The anti-cancer effects of statins result from inhibition of endothelial cell proliferation and migration, as well as induction of apoptosis. Our previous experimental data suggested simvastatin had anti-angiogenic effect and potentiated the effect of bevacizumab in vitro and in vivo [17]. In one study, statin is associated with induced apoptosis of microvascular endothelial cells and lowered VEGF serum levels implicating a possible anti-angiogenic role in cancer treatment [20-23]. Statin can induce apoptosis (high dose), senescence (low dose), and antiangiogenic effect in various cancer cells, though the toxicity of statin is not significant. However, a limitation in using statins for cancer therapy is that the optimal dose and schedule of statin treatment have not been validated. Therefore it is worthy of further clinical study with addition of statin to conventional chemotherapeutic agents in cancer patients.
In terms of toxicity, two patients experienced GI perforation after 1 cycle. In previous randomized controlled trials, GI perforation occurred in 1%-2% of patients treated with bevacizumab for MCRC. The majority of GI perforation events (26/37) occurred ≤ 6 months after starting bevacizumab (median, 3.35 months) [24]. Compared to the incidence, treatment with the statin plus bevacizumab did not increase GI perforation risk. The results showed comparable clinical efficacy in MCRC patients as first-line chemotherapy without increased toxicity.
In conclusion, the addition of 80 mg simvastatin to XELOX and bevacizumab showed comparable clinical efficacy in patients with MCRC as first-line chemotherapy and did not increase toxicity. In the future, we hope further studies will be performed to investigate efficient combination strategies involving statins and cytotoxic chemotherapy regimens.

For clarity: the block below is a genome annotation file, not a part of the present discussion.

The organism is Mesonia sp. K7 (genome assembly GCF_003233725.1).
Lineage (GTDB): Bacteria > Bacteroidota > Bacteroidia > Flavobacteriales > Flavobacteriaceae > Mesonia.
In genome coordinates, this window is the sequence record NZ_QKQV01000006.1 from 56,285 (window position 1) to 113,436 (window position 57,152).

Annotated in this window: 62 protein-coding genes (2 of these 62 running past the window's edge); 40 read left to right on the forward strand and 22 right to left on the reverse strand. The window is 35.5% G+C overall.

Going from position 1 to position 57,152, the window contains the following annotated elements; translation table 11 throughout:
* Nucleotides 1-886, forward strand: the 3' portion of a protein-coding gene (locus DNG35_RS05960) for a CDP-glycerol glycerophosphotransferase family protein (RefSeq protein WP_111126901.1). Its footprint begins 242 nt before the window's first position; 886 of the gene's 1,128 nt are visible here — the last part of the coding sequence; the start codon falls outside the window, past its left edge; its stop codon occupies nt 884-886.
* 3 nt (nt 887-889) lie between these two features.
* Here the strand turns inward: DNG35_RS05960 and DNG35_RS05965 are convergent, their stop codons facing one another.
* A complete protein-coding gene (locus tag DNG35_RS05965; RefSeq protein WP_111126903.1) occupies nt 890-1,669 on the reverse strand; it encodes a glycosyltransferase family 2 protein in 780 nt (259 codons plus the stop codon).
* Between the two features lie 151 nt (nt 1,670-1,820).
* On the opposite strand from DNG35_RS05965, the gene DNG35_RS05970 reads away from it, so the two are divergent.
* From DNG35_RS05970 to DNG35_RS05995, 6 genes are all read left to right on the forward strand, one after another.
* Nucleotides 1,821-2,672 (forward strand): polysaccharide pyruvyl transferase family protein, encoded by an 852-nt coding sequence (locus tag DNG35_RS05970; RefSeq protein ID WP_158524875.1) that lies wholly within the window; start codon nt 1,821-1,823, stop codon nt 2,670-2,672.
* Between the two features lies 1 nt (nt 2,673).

Conflicts of Interest

Simvastatin was provided by CJ and bevacizumab by Roche. Neither company was involved in the collection or analysis of the data or in the preparation of the manuscript.

Acknowledgments

We thank all participating patients and their families, as well as the research nurses and study coordinators.

Fig. 1.
Progression-free survival (PFS) (A) and overall survival (OS) (B) with simvastatin plus XELOX and bevacizumab in metastatic colorectal cancer patients.
crt-2018-379f1.jpg
Table 1.
Baseline patient characteristics
Characteristic No. (%) (n=60)
Age, median (range, yr) 57 (27-74)
Sex
 Male 35 (58.3)
 Female 25 (41.7)
ECOG PS
 0 15 (25.0)
 1 45 (75.0)
Histology of adenocarcinoma
 Well differentiated 16 (26.7)
 Moderately differentiated 37 (61.7)
 Mucinous adenocarcinoma 1 (1.7)
 Poorly differentiated 6 (10.0)
B-Raf status
 Wild type 45 (75.0)
 Mutated 8 (13.3)
 Unknown 7 (11.7)
K-Ras status
 Wild type 39 (65.0)
 Mutated 16 (26.7)
 Unknown 5 (8.3)
Localization of the primary tumor
 Right side colon 15 (25.0)
 Left side colon 45 (75.0)
State at study enrollment
 Recurrence 20 (33.3)
 Locally advanced and distant metastasis 40 (66.7)
Site of distant metastasis
 Liver 49 (81.7)
 Lung 22 (36.7)
 Lymph nodes 16 (26.7)
 Peritoneal seeding 8 (13.3)
 Bone 3 (5.0)

ECOG PS, Eastern Cooperative Oncology Group performance status.

Table 2.
Best response and reasons for discontinuation
No. (%)
Best response (n=60)
 Complete response 1 (1.7)
 Partial response 34 (56.7)
 Stable disease 18 (30.0)
 Progression 2 (3.3)
 Not evaluable 5 (8.3)
Reasons for discontinuation (n=58)
 Progression 43 (74.1)
 Consent withdrawal 7 (12.0)
 Follow up loss 3 (5.2)
 Severe adverse eventa) 2 (3.5)
 Wait and see after CR or PR 2 (3.5)
 Operation after PR 1 (1.7)

CR, complete response; PR, partial response.

a) Bowel perforation occurred after one cycle in two patients.

Table 3.
Toxicity profile
Toxicity Grade 1-2 Grade 3-4
Non-hematologic toxicities
 Anorexia 11 (18.3) 0
 Fatigue 20 (33.3) 1 (1.7)
 Rash 9 (15.0) 1 (1.7)
 Hyperpigmentation 17 (28.3) 0
 Stomatitis 7 (11.7) 1 (1.7)
 Hand foot syndrome 19 (31.7) 1 (1.7)
 Dry skin 15 (25.0) 0
 Nausea 22 (36.7) 3 (5.0)
 Vomiting 2 (3.3) 1 (1.7)
 Diarrhea 1 (1.7) 1 (1.7)
 Constipation 10 (16.7) 0
 Bowel perforation 0 2 (3.3)
 Peripheral neuropathy 29 (48.3) 0
 Increased CK 2 (3.3) 2 (3.3)
 Increased AST/ALT 1 (1.7) 1 (1.7)
Hematologic toxicities
 Neutropenia 10 (16.7) 3 (5.0)
 Thrombocytopenia 3 (5.0) 0

Values are presented as number (%). CK, cytokeratin; AST, aspartate aminotransferase; ALT, alanine transaminase.